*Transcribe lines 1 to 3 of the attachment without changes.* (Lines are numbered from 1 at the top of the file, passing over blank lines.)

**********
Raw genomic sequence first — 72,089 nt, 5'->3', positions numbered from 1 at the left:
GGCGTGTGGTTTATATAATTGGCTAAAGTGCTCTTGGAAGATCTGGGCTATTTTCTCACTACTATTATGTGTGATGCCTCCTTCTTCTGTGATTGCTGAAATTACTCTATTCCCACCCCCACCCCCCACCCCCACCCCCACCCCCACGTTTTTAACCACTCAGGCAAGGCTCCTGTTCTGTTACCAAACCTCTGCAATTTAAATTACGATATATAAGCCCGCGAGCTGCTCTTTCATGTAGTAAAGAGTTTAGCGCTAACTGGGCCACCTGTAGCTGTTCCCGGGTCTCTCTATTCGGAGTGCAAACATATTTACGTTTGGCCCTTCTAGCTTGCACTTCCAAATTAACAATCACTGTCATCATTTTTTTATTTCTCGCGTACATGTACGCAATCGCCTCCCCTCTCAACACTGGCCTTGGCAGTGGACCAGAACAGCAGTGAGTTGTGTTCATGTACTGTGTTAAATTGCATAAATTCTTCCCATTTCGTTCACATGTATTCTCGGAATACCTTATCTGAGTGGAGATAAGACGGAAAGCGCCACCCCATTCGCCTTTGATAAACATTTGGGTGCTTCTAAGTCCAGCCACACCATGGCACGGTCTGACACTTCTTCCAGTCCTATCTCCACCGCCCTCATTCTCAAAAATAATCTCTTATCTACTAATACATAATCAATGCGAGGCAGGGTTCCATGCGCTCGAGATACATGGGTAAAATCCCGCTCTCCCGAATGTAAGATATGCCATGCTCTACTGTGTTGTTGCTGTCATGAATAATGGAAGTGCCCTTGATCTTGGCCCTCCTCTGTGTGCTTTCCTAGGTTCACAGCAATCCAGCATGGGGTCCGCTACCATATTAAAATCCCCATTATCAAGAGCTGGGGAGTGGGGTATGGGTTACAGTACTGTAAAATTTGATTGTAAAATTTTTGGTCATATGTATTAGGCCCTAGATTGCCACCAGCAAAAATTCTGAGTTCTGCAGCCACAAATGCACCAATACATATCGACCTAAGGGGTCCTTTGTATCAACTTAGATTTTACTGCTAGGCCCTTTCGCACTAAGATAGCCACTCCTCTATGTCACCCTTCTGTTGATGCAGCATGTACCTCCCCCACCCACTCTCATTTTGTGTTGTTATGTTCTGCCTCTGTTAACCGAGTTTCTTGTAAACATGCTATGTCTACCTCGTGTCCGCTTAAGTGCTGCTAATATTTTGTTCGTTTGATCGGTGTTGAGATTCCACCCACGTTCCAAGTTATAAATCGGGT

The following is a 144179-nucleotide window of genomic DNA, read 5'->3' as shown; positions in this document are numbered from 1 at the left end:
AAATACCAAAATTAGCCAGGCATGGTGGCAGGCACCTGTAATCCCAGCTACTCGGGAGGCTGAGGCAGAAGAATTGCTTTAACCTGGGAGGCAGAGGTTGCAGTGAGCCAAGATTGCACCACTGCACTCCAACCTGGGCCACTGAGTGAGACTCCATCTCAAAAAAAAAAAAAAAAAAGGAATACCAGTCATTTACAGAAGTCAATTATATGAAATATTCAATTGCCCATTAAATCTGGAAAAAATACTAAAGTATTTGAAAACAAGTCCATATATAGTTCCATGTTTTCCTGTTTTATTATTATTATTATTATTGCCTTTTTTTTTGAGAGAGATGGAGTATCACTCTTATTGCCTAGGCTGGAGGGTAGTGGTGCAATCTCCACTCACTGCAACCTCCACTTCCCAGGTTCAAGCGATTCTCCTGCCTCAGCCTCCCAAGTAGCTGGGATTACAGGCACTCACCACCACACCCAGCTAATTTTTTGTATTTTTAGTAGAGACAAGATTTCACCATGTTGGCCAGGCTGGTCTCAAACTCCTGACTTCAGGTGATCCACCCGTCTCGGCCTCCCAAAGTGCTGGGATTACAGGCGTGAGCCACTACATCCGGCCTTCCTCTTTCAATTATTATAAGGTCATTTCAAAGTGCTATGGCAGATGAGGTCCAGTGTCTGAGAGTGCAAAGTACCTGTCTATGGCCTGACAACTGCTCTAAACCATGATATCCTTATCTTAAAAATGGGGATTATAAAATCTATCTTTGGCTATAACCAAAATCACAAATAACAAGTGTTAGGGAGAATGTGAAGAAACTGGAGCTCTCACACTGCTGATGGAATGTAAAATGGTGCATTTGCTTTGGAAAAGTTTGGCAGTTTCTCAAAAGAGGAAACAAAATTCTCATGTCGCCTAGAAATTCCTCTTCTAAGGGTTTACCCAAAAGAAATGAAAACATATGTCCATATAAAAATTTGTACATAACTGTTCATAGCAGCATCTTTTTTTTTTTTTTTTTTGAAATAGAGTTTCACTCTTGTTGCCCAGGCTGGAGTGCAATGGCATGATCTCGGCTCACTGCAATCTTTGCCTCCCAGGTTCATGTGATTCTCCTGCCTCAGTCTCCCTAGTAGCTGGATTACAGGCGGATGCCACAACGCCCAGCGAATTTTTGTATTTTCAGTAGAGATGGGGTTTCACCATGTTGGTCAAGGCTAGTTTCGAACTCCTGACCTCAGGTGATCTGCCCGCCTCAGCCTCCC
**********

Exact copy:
Raw genomic sequence first — 72,089 nt, 5'->3', positions numbered from 1 at the left:
GGCGTGTGGTTTATATAATTGGCTAAAGTGCTCTTGGAAGATCTGGGCTATTTTCTCACTACTATTATGTGTGATGCCTCCTTCTTCTGTGATTGCTGAAATTACTCTATTCCCACCCCCACCCCCCACCCCCACCCCCACCCCCACGTTTTTAACCACTCAGGCAAGGCTCCTGTTCTGTTACCAAACCTCTGCAATTTAAATTACGATATATAAGCCCGCGAGCTGCTCTTTCATGTAGTAAAGAGTTTAGCGCTAACTGGGCCACCTGTAGCTGTTCCCGGGTCTCTCTATTCGGAGTGCAAACATATTTACGTTTGGCCCTTCTAGCTTGCACTTCCAAATTAACAATCACTGTCATCATTTTTTTATTTCTCGCGTACATGTACGCAATCGCCTCCCCTCTCAACACTGGCCTTGGCAGTGGACCAGAACAGCAGTGAGTTGTGTTCATGTACTGTGTTAAATTGCATAAATTCTTCCCATTTCGTTCACATGTATTCTCGGAATACCTTATCTGAGTGGAGATAAGACGGAAAGCGCCACCCCATTCGCCTTTGATAAACATTTGGGTGCTTCTAAGTCCAGCCACACCATGGCACGGTCTGACACTTCTTCCAGTCCTATCTCCACCGCCCTCATTCTCAAAAATAATCTCTTATCTACTAATACATAATCAATGCGAGGCAGGGTTCCATGCGCTCGAGATACATGGGTAAAATCCCGCTCTCCCGAATGTAAGATATGCCATGCTCTACTGTGTTGTTGCTGTCATGAATAATGGAAGTGCCCTTGATCTTGGCCCTCCTCTGTGTGCTTTCCTAGGTTCACAGCAATCCAGCATGGGGTCCGCTACCATATTAAAATCCCCATTATCAAGAGCTGGGGAGTGGGGTATGGGTTACAGTACTGTAAAATTTGATTGTAAAATTTTTGGTCATATGTATTAGGCCCTAGATTGCCACCAGCAAAAATTCTGAGTTCTGCAGCCACAAATGCACCAATACATATCGACCTAAGGGGTCCTTTGTATCAACTTAGATTTTACTGCTAGGCCCTTTCGCACTAAGATAGCCACTCCTCTATGTCACCCTTCTGTTGATGCAGCATGTACCTCCCCCACCCACTCTCATTTTGTGTTGTTATGTTCTGCCTCTGTTAACCGAGTTTCTTGTAAACATGCTATGTCTACCTCGTGTCCGCTTAAGTGCTGCTAATATTTTGTTCGTTTGATCGGTGTTGAGATTCCACCCACGTTCCAAGTTATAAATCGGGT

The following is a 144179-nucleotide window of genomic DNA, read 5'->3' as shown; positions in this document are numbered from 1 at the left end: